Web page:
Reid: Suburb of Canberra

Welcome to Reid, our marvellous suburb in Canberra, the national capital of Australia, in the Australian Capital Territory (ACT).

The city of Canberra has been built on what early settlers named the Limestone Plains. The Ngunnawal people are recognized as the traditional owners of the area which was previously an important meeting place for a number of Aboriginal groups including the Ngambri and the Ngambri-Guumaal.

Reid is situated on the flat land at the base of Mount Ainslie, is one of Canberra’s oldest suburbs and its largest heritage housing precinct.

Reid’s history and heritage of Reid make it unique in urban planning. Reid provided housing for government officials and so is directly linked to the establishment of the Parliament of Australia.

Mildenhall’s Row of two story semi detached houses, under construction, Booroondara Street, Reid Collection – National Library of Australia A3560,5864

The uniformity of the dwellings – much of the form of the original housing stock (FCC & Department of Interior) is still recognisable even if, over time, alterations have been made.

Its wide streets and verges are lined with deciduous trees & evergreen trees, plantings guided by Thomas Weston, officer-in-charge of afforestation, Canberra.

Most of the suburb of Reid is heritage listed and it is situated in close proximity to many of Canberra’s iconic buildings such as the Australian War Memorial and St John the Baptist Anglican Church.

Reid is within easy walking distance from Canberra’s CBD and the suburb has many amenities including a tennis club, sports oval, churches, memorials, a preschool, Reid CIT, parks and is close to the Canbera Olympic Pool, Civic.

History

Reid is named after Sir George Houstoun Reid, Australia’s 4th prime minister and was gazetted as a suburb on 20 September 1928.

Construction of Reid commenced in 1926. The Parliament of the Commonwealth of Australia had been meeting in Melbourne, Victoria, and was relocating to the new national capital, Canberra. There was an urgent need to transfer government officials to Canberra as the provisional Parliament House – now known as Old Parliament House – was scheduled to open in 1927. Public servants required accommodation and so the construction of the suburbs of Braddon, Barton, Forrest, Yarralumla, Ainslie and Reid was undertaken.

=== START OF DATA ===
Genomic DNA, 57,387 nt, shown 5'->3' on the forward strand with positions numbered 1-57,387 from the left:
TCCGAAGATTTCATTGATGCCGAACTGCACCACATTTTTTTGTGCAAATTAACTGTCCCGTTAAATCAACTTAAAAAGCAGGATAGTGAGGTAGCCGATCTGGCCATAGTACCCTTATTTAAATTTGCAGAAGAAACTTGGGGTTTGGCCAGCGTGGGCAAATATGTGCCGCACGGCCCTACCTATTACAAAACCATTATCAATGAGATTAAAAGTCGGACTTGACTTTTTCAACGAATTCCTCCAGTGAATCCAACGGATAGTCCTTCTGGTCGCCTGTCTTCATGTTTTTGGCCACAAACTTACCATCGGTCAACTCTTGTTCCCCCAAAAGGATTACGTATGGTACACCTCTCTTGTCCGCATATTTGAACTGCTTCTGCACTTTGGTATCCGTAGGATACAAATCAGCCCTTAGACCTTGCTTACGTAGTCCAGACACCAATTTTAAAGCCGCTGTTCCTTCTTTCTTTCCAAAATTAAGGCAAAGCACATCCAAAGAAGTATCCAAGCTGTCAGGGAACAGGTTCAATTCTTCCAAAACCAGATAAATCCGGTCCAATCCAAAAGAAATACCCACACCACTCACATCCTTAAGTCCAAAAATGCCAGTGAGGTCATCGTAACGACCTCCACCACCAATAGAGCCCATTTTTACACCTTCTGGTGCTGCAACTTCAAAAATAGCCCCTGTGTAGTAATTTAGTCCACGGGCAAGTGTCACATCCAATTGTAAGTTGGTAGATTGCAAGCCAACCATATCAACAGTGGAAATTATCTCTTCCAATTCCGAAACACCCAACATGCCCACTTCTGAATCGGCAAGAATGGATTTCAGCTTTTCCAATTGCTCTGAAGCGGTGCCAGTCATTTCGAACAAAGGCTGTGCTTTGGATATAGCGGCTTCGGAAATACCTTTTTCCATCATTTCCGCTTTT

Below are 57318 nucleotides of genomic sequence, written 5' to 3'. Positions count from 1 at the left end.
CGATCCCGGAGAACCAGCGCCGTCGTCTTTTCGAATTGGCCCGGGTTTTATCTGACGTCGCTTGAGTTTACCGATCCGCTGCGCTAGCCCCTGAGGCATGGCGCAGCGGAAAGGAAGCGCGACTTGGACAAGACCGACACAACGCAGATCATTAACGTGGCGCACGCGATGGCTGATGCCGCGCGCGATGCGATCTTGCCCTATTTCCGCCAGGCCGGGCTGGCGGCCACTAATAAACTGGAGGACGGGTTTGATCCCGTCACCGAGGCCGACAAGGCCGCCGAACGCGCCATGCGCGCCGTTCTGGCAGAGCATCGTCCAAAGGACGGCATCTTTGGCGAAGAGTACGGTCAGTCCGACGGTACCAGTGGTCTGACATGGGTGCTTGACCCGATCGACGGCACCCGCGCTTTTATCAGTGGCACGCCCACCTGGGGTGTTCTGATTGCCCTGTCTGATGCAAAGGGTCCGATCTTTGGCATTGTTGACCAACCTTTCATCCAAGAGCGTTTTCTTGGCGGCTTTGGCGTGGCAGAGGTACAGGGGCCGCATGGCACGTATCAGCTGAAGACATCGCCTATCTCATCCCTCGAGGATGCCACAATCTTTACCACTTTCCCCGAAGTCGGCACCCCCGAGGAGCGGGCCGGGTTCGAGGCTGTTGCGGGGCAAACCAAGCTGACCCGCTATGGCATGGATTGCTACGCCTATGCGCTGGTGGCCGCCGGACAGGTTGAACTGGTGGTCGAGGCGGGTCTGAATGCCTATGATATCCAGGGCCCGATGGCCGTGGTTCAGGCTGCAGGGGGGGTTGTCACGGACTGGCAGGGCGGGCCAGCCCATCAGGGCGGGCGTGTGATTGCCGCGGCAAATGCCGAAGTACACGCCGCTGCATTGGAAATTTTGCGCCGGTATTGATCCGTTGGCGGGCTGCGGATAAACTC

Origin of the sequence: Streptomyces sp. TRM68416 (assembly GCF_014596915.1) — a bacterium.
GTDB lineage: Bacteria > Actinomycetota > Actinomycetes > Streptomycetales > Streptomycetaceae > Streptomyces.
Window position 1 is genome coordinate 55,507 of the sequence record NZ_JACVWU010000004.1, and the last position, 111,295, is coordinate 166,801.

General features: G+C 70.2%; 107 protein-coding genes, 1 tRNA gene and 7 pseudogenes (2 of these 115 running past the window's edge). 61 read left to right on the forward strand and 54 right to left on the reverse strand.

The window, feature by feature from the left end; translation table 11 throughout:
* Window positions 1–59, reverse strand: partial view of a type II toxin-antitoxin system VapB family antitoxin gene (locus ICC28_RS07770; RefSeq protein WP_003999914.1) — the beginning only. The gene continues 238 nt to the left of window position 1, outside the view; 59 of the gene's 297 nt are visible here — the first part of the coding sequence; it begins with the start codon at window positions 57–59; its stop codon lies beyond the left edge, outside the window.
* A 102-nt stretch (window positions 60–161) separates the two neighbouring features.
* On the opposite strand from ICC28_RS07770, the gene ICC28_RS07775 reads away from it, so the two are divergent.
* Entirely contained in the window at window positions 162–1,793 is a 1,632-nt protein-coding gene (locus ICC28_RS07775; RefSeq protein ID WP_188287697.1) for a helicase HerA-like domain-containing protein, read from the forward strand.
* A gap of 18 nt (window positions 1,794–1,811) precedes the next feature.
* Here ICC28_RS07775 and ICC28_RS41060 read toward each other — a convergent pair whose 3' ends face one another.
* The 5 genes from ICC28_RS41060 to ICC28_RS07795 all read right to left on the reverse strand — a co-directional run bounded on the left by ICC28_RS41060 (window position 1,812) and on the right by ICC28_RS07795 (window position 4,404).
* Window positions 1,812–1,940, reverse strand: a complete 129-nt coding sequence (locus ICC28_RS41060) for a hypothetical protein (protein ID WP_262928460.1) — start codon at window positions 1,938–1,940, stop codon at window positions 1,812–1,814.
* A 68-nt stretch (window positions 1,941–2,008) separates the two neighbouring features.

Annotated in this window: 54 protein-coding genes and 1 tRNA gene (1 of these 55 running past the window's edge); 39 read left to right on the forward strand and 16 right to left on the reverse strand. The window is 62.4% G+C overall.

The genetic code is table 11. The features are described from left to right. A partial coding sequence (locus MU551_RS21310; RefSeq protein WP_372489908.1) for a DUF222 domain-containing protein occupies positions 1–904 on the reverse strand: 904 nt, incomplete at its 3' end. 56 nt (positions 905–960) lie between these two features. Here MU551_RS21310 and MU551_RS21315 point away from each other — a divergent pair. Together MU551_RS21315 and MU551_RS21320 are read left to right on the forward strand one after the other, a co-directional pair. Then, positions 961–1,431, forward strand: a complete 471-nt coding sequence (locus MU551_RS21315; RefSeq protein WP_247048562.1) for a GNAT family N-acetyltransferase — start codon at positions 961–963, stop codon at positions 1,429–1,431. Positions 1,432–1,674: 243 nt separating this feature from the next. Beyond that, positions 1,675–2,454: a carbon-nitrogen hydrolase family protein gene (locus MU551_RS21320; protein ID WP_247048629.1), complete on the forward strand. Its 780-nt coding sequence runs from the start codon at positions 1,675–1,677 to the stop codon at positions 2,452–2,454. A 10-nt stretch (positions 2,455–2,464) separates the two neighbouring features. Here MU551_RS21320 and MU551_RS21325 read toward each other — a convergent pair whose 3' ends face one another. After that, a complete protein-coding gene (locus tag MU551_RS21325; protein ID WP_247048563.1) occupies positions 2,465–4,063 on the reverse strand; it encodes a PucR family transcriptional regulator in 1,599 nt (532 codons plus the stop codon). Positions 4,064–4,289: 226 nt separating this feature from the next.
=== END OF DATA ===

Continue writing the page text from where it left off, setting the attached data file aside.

Reid was planned on Garden City and American Beautiful principles. These principles aimed to create healthy working and living environments for urban residents and were integral to Walter Burley  and Marion Mahony Griffin’s winning design for Canberra, the new Federal Capital of Australia

Click for a timeline of Reid’s history.

Street names

Street names in Reid are representative of all the principal Aboriginal languages and were selected in alphabetical order, radiating outwards from London Circuit.

Allambee Recline or rest
Amaroo Beautiful place
Boolee Star
Booroondara Shady place
Cooyong Bandicoot
Coranderrk Christmas bush
Currong Silver wattle
Dirrawan Emu
Doonkuna Rising ground
Elimatta My home
Euree Sleep
Gooreen Wind
Kogarah Place of rushes

Further Information:

Books
Author Title Published
Reid Residents Association (Shibu Dutta) The Heritage of Reid Canberra 2000
R T Winch The Red Bricks of Reid – Canberra’s First Urban Church 1977
Peter Freeman The Early Canberra House – Living in Canberra 1911-1933 1996
National Trust of Australia

Ken Charlton, Rodney Garnett, Shibu Dutta

Federal Capital Architecture Canberra 1911-1939 1984
Mary Machem Pictorial History of Canberra 2000
Steve Parish Canberra ACT Capturing the Spirit of Australia’s National Capital
Edwards A.H. Street Trees in Canberra, ANU Press, Canberra  1979
Rolland W.M. Growing Up in Early Canberra: birth place of a capital city, Kangaroo Press, Kenthurst 1988
Wilson, R. & Garnett, R. Sanctuary in the City, St John’s Church, Canberra, Anglican Church of St John the Baptist, Canberra  2012
Body A.H. Firm still You Stand The Anglican Church of St John the Baptist, Canberra, Its Parish & Parishioners 1841–1984, St John’s Parish Council  1986